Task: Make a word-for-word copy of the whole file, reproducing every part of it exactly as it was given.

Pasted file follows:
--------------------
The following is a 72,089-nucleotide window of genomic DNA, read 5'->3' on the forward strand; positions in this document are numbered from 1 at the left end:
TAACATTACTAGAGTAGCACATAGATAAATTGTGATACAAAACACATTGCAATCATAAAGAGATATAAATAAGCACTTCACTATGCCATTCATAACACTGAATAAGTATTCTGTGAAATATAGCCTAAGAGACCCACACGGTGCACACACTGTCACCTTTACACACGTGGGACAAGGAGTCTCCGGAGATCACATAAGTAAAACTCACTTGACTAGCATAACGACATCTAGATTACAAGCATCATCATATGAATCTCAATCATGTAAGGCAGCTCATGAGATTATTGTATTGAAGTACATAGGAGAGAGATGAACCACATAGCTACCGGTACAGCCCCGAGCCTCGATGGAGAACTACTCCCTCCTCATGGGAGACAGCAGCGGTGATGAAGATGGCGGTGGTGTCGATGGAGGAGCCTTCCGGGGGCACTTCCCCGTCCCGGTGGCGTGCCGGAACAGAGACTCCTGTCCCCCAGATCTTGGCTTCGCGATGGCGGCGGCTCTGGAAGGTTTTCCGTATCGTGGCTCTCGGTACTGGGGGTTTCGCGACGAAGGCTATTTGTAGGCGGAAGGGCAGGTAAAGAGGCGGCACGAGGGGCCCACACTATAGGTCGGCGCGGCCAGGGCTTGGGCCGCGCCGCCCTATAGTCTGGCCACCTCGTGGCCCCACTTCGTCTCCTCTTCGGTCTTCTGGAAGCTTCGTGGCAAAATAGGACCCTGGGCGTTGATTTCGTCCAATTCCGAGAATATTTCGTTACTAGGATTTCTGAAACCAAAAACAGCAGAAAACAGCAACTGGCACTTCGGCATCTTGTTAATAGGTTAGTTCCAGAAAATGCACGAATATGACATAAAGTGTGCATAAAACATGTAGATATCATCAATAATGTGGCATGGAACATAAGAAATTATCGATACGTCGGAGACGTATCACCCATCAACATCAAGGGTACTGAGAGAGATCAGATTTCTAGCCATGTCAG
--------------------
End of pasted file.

The following is a 72,089-nucleotide window of genomic DNA, read 5'->3' on the forward strand; positions in this document are numbered from 1 at the left end:
TAACATTACTAGAGTAGCACATAGATAAATTGTGATACAAAACACATTGCAATCATAAAGAGATATAAATAAGCACTTCACTATGCCATTCATAACACTGAATAAGTATTCTGTGAAATATAGCCTAAGAGACCCACACGGTGCACACACTGTCACCTTTACACACGTGGGACAAGGAGTCTCCGGAGATCACATAAGTAAAACTCACTTGACTAGCATAACGACATCTAGATTACAAGCATCATCATATGAATCTCAATCATGTAAGGCAGCTCATGAGATTATTGTATTGAAGTACATAGGAGAGAGATGAACCACATAGCTACCGGTACAGCCCCGAGCCTCGATGGAGAACTACTCCCTCCTCATGGGAGACAGCAGCGGTGATGAAGATGGCGGTGGTGTCGATGGAGGAGCCTTCCGGGGGCACTTCCCCGTCCCGGTGGCGTGCCGGAACAGAGACTCCTGTCCCCCAGATCTTGGCTTCGCGATGGCGGCGGCTCTGGAAGGTTTTCCGTATCGTGGCTCTCGGTACTGGGGGTTTCGCGACGAAGGCTATTTGTAGGCGGAAGGGCAGGTAAAGAGGCGGCACGAGGGGCCCACACTATAGGTCGGCGCGGCCAGGGCTTGGGCCGCGCCGCCCTATAGTCTGGCCACCTCGTGGCCCCACTTCGTCTCCTCTTCGGTCTTCTGGAAGCTTCGTGGCAAAATAGGACCCTGGGCGTTGATTTCGTCCAATTCCGAGAATATTTCGTTACTAGGATTTCTGAAACCAAAAACAGCAGAAAACAGCAACTGGCACTTCGGCATCTTGTTAATAGGTTAGTTCCAGAAAATGCACGAATATGACATAAAGTGTGCATAAAACATGTAGATATCATCAATAATGTGGCATGGAACATAAGAAATTATCGATACGTCGGAGACGTATCACCCATCAACATCAAGGGTACTGAGAGAGATCAGATTTCTAGCCATGTCAG